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An estimate of the thermal conductivity was needed to determine the
Biot number. This was obtained by calculating the volumetric heat
capacitance of the soil based upon the mass average of the various
constituents of the soil as described by DeVries (1975). The thermal
conductivity was determined by rearranging equation (4-2) and
substitution of the values of thermal diffusivity and volumetric heat
capacitance. The Biot number for the sample could then be calculated
and used to determine aj. The error (e) in the thermal diffusivity
associated with calculation of the eigenvalues was calculated using
equation (4-12). If the absolute value of the error was greater than
107 then the thermal diffusivity was calculated using the new
eigenvalue. This iterative procedure was repeated until the error
calculated by substitution of the previous value of aj for (aj)*, was
less than 107.
The values of thermal diffusivity for each of the nine tests for
each water content and density treatment were averaged to determine the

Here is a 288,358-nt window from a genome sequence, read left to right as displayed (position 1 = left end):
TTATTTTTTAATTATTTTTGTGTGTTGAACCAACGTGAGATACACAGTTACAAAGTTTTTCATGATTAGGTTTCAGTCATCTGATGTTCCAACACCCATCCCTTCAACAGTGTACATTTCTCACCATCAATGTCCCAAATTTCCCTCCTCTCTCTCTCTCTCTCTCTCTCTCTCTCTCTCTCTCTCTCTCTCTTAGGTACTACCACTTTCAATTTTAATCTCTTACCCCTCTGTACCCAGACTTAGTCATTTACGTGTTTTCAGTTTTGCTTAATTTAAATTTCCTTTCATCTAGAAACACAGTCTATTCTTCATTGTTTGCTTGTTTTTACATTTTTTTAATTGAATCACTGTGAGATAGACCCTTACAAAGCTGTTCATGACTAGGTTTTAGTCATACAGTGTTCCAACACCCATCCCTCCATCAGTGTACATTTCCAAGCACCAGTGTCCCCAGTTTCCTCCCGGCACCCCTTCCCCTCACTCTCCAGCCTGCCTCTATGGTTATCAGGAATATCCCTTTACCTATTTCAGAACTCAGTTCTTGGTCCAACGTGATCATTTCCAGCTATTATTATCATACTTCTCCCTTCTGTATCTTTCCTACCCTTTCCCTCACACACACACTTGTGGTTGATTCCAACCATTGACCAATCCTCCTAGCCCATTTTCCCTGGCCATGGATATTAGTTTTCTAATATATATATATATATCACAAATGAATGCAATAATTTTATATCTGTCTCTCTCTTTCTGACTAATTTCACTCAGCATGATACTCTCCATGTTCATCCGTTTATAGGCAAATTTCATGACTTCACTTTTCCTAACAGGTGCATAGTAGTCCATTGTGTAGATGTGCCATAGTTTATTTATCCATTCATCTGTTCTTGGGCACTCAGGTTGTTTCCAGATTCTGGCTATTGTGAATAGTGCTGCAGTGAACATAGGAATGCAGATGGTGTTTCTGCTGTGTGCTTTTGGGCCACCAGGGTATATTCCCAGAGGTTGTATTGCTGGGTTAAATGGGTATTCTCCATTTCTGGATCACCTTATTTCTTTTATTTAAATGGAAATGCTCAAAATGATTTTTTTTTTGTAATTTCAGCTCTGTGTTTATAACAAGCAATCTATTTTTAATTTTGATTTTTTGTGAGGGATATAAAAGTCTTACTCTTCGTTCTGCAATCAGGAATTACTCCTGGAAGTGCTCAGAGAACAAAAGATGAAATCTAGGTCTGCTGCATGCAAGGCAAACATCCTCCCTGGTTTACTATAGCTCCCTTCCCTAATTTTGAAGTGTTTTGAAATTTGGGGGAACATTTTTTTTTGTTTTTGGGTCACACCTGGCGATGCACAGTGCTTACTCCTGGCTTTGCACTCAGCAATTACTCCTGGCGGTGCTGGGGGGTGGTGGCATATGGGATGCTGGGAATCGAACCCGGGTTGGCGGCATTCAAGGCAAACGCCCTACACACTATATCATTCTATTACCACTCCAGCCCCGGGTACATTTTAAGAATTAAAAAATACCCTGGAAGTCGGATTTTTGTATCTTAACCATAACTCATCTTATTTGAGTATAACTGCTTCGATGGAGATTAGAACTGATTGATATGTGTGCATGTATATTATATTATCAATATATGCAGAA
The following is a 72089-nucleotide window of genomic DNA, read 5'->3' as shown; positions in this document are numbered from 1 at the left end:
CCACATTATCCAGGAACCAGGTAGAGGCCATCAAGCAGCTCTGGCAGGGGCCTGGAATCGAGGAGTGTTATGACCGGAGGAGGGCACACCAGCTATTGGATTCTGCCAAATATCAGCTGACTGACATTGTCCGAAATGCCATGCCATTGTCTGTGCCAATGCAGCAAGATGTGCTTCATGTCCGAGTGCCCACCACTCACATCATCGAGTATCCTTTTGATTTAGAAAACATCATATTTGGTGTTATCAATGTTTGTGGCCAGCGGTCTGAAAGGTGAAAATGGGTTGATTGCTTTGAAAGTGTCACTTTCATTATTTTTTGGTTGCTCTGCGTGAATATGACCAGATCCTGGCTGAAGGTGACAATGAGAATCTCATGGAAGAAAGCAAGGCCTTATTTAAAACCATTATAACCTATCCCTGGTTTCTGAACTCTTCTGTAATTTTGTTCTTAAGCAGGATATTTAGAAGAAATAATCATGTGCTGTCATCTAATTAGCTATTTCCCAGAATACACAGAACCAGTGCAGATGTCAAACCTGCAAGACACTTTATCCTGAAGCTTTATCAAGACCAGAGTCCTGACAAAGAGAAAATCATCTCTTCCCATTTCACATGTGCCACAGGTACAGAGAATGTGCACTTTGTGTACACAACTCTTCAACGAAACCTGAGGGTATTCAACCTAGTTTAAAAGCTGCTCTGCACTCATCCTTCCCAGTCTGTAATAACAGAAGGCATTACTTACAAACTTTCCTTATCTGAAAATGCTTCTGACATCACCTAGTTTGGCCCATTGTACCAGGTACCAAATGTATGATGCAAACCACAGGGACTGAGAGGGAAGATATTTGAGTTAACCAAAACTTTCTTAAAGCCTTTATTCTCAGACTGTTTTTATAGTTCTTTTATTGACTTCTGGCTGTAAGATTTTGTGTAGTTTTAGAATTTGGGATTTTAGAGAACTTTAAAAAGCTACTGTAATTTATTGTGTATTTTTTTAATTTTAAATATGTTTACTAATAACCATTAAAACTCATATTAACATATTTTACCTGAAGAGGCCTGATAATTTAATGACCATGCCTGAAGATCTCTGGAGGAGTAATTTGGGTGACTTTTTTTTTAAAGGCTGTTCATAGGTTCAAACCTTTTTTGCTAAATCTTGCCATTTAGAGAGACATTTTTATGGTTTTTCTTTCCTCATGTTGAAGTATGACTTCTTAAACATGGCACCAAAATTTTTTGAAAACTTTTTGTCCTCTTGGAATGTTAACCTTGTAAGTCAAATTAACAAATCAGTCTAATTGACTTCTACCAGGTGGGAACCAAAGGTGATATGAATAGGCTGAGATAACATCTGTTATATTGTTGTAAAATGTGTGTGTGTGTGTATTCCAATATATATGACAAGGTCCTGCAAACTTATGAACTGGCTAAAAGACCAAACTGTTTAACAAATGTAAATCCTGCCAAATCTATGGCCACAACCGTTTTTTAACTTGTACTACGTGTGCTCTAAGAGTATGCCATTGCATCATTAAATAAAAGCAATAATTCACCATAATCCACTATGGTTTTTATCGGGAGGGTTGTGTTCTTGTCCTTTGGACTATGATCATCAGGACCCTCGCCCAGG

mean value of the thermal diffusivity (Figure 4-3). The error bars
shown in Figure 4-3 indicated the 95 % confidence limits associated
with the experimental measurement and were approximately 5 percent of
the mean for each. Thermal diffusivity was found to increase with
increasing density (Figure 4-3). However, the relative change in
diffusivity from a density of 1300 to 1500 kg/m3 was larger than the
change from 1500 to 1600 kg/m3. The thermal diffusivity increased with
water content to a maximum then decreased as water content continued to
increase. Initially the soil pore spaces were filled predominantly
with air. Air has a relatively low thermal conductivity and volumetric
heat capacitance. Contact area between soil particles was also limited